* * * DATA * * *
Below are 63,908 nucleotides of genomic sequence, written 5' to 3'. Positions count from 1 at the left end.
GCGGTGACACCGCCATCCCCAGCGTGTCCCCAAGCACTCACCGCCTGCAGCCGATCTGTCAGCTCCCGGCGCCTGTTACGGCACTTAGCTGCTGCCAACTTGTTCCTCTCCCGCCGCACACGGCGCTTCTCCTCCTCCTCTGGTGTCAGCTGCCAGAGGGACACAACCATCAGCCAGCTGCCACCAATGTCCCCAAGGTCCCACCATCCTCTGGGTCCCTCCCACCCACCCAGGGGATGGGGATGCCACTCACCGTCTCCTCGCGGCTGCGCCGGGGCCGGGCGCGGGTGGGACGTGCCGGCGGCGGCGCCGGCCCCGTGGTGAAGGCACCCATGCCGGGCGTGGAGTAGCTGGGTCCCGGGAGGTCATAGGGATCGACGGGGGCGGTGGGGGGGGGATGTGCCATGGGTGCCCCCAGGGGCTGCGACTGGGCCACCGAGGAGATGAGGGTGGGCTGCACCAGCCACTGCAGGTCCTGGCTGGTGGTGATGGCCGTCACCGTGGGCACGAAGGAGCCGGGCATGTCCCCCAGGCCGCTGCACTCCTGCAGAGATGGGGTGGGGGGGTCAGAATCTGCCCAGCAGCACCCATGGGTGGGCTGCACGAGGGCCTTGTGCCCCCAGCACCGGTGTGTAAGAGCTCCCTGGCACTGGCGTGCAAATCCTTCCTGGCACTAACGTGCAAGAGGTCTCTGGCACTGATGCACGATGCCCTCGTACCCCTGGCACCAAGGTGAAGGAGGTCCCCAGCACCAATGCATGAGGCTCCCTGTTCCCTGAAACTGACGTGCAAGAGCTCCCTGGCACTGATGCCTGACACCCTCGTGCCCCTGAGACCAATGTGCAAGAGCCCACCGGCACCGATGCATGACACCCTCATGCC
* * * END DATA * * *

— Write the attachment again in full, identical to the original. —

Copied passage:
Below are 63,908 nucleotides of genomic sequence, written 5' to 3'. Positions count from 1 at the left end.
GCGGTGACACCGCCATCCCCAGCGTGTCCCCAAGCACTCACCGCCTGCAGCCGATCTGTCAGCTCCCGGCGCCTGTTACGGCACTTAGCTGCTGCCAACTTGTTCCTCTCCCGCCGCACACGGCGCTTCTCCTCCTCCTCTGGTGTCAGCTGCCAGAGGGACACAACCATCAGCCAGCTGCCACCAATGTCCCCAAGGTCCCACCATCCTCTGGGTCCCTCCCACCCACCCAGGGGATGGGGATGCCACTCACCGTCTCCTCGCGGCTGCGCCGGGGCCGGGCGCGGGTGGGACGTGCCGGCGGCGGCGCCGGCCCCGTGGTGAAGGCACCCATGCCGGGCGTGGAGTAGCTGGGTCCCGGGAGGTCATAGGGATCGACGGGGGCGGTGGGGGGGGGATGTGCCATGGGTGCCCCCAGGGGCTGCGACTGGGCCACCGAGGAGATGAGGGTGGGCTGCACCAGCCACTGCAGGTCCTGGCTGGTGGTGATGGCCGTCACCGTGGGCACGAAGGAGCCGGGCATGTCCCCCAGGCCGCTGCACTCCTGCAGAGATGGGGTGGGGGGGTCAGAATCTGCCCAGCAGCACCCATGGGTGGGCTGCACGAGGGCCTTGTGCCCCCAGCACCGGTGTGTAAGAGCTCCCTGGCACTGGCGTGCAAATCCTTCCTGGCACTAACGTGCAAGAGGTCTCTGGCACTGATGCACGATGCCCTCGTACCCCTGGCACCAAGGTGAAGGAGGTCCCCAGCACCAATGCATGAGGCTCCCTGTTCCCTGAAACTGACGTGCAAGAGCTCCCTGGCACTGATGCCTGACACCCTCGTGCCCCTGAGACCAATGTGCAAGAGCCCACCGGCACCGATGCATGACACCCTCATGCC